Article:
An Ontario high school science teacher who was found guilty of professional misconduct after pushing anti-vaccination views says he was suspended without pay for three days for speaking to the media about the case.
Timothy Sullivan said he received a letter from the Grand Erie District School Board that said he had breached the ethical standards of the Ontario College of Teachers.
“You have drawn your employer, the board, into the media attention,” said the letter, dated April 20 and signed by superintendent of human resources Scott Sincerbox.
“The result of that is that the board’s image in the public domain has been negatively impacted.”
READ MORE: Ontario science teacher found guilty of misconduct in anti-vaccination case
Sullivan said he served his suspension last week.
In February, the southwestern Ontario science teacher attended a public hearing at the Ontario College of Teachers in Toronto.
The college accused Sullivan of professional misconduct for his actions on March 9, 2015, when he shouted at a public health nurse administering vaccines at his high school and accused the nurse of withholding information from students receiving vaccinations.
The proceeding also heard Sullivan asked a student if they knew that one particular vaccine could cause death.
VIDEO: An Ontario teacher was found guilty of professional misconduct for telling students vaccines could kill them. Christina Stevens reports.
An independent disciplinary committee of the college found the teacher guilty of five offences, including abusing students psychologically or emotionally. He is awaiting sentencing from the college, which is seeking a suspension for one month, completion of an anger management course and a public reprimand.
Sullivan denies the allegations from that case, despite his finding of guilt, and is confused about the suspension for speaking with the media.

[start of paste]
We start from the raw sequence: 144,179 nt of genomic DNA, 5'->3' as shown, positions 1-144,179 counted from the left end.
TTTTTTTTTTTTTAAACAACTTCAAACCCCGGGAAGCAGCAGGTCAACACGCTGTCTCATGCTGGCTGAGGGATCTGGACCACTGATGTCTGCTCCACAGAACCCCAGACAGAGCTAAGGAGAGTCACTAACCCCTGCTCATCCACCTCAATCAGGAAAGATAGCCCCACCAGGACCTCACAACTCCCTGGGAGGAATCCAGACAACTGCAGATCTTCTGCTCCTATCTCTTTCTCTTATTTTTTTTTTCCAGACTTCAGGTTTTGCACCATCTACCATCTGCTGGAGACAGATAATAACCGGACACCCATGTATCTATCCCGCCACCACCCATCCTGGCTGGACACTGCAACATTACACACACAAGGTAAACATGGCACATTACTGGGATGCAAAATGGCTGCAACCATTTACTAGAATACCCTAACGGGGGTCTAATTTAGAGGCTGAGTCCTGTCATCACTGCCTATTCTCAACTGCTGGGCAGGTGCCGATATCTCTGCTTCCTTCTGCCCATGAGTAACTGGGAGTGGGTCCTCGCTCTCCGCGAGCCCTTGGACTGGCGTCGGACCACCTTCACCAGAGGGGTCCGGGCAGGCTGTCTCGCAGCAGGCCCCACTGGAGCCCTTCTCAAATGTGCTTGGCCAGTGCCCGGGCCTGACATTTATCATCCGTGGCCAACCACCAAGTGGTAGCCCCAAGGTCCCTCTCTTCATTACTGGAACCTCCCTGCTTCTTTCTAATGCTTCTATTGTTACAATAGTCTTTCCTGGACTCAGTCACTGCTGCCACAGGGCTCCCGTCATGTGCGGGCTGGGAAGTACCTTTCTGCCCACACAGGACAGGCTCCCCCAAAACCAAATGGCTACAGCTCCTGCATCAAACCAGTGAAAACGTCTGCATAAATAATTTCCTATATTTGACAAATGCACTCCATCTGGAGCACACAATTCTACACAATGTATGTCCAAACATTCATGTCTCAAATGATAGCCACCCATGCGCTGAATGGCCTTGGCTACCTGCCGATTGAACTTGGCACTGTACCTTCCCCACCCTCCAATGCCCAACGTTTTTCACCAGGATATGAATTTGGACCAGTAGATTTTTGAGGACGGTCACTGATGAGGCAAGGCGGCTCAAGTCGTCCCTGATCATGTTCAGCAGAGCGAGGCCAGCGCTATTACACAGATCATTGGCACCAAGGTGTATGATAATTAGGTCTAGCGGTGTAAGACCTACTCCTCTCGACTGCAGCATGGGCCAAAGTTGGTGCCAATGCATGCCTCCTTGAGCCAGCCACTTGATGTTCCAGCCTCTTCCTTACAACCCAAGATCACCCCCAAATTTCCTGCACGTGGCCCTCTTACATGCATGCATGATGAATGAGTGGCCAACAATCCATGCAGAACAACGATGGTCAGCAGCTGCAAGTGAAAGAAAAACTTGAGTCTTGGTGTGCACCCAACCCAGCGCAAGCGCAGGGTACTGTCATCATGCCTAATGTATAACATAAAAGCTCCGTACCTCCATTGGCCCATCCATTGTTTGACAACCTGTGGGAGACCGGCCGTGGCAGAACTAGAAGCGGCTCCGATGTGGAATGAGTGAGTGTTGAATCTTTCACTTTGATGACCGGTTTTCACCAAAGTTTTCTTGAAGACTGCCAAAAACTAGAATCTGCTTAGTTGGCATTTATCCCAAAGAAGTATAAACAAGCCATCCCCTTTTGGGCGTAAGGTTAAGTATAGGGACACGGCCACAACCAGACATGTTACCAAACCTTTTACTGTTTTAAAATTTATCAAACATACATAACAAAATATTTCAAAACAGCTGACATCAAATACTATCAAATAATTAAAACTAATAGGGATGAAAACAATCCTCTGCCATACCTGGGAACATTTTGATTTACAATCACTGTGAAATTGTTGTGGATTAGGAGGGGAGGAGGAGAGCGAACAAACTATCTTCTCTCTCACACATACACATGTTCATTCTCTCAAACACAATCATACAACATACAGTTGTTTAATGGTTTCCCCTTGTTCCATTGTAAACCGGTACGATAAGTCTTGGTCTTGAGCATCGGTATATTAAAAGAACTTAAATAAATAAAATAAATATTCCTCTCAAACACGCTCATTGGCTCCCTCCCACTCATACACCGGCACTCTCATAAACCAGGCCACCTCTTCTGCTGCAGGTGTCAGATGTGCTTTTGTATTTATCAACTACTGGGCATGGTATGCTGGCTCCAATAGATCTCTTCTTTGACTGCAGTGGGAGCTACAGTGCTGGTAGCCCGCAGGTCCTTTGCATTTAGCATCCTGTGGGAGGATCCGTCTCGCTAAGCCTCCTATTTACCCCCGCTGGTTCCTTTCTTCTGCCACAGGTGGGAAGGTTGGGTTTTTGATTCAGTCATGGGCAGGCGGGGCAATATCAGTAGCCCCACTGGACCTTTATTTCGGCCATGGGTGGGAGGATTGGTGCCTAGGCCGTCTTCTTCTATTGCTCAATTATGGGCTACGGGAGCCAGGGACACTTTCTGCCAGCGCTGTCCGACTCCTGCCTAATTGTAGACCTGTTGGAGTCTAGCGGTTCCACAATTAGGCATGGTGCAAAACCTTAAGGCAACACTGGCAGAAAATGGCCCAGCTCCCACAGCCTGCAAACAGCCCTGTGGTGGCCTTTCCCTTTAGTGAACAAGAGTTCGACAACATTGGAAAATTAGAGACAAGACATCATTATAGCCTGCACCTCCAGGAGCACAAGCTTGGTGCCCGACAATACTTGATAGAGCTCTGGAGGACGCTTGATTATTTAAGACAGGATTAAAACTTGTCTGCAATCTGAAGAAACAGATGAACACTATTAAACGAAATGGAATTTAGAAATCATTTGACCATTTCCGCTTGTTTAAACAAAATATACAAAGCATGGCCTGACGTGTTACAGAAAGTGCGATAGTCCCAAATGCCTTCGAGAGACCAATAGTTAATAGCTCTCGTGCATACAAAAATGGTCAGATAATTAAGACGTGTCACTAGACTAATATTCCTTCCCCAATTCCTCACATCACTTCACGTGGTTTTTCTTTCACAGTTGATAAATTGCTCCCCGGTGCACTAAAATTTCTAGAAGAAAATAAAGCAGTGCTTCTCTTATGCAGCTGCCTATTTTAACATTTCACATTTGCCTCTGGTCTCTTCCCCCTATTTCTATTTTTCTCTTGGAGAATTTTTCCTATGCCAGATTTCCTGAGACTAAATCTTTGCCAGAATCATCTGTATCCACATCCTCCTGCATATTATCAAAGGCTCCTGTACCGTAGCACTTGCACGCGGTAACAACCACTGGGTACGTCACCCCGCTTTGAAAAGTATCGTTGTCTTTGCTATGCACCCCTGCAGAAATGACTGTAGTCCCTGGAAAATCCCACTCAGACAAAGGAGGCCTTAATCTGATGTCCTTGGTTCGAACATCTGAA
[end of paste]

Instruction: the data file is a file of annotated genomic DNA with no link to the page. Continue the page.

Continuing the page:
“I didn’t think it was actually hidden. The charges against me were on the Ontario College of Teachers website, the hearing dates were published in advance and the hearing itself was public,” Sullivan said in an interview with The Canadian Press.
“Yet, I’m hesitant to talk because that’s an odd letter and here I am talking to the media.”
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In the letter, Sincerbox chastised Sullivan for speaking to reporters during the college’s two-day hearing, calling the media attention “excessive.”
“Tim, your actions brought unnecessary publicity and attention to the matter,” Sincerbox wrote. He also wrote that the board was not looking for a repeat of “the unwanted media attention.”
Another line from Sincerbox’s letter that sounded ominous to Sullivan read: “Please note that future incidents of this nature may lead to further discipline, up to and including dismissal.”
Sullivan said he turned to the media because his union, the Ontario Secondary School Teachers Federation, dropped his case and didn’t attend either the hearing with the college or the meeting with the board.
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The union did not respond to requests for comment.
Sincerbox declined comment in an email citing employee confidentiality.
During the hearing with the college, the school’s principal at the time testified that parents and students had complained about Sullivan’s views on vaccination in the past, adding the teacher had told his pupils there is a link between vaccines and autism – a view that is widely denounced by the scientific community.
Is he against vaccines?
“I won’t say I’m anti-vaccine, as it does seem like they’ve had some benefit over the years, but the number of them and the ages of – no, I’m going to end it there,” he said. “I’m pro informed consent, let’s leave it at that, OK?”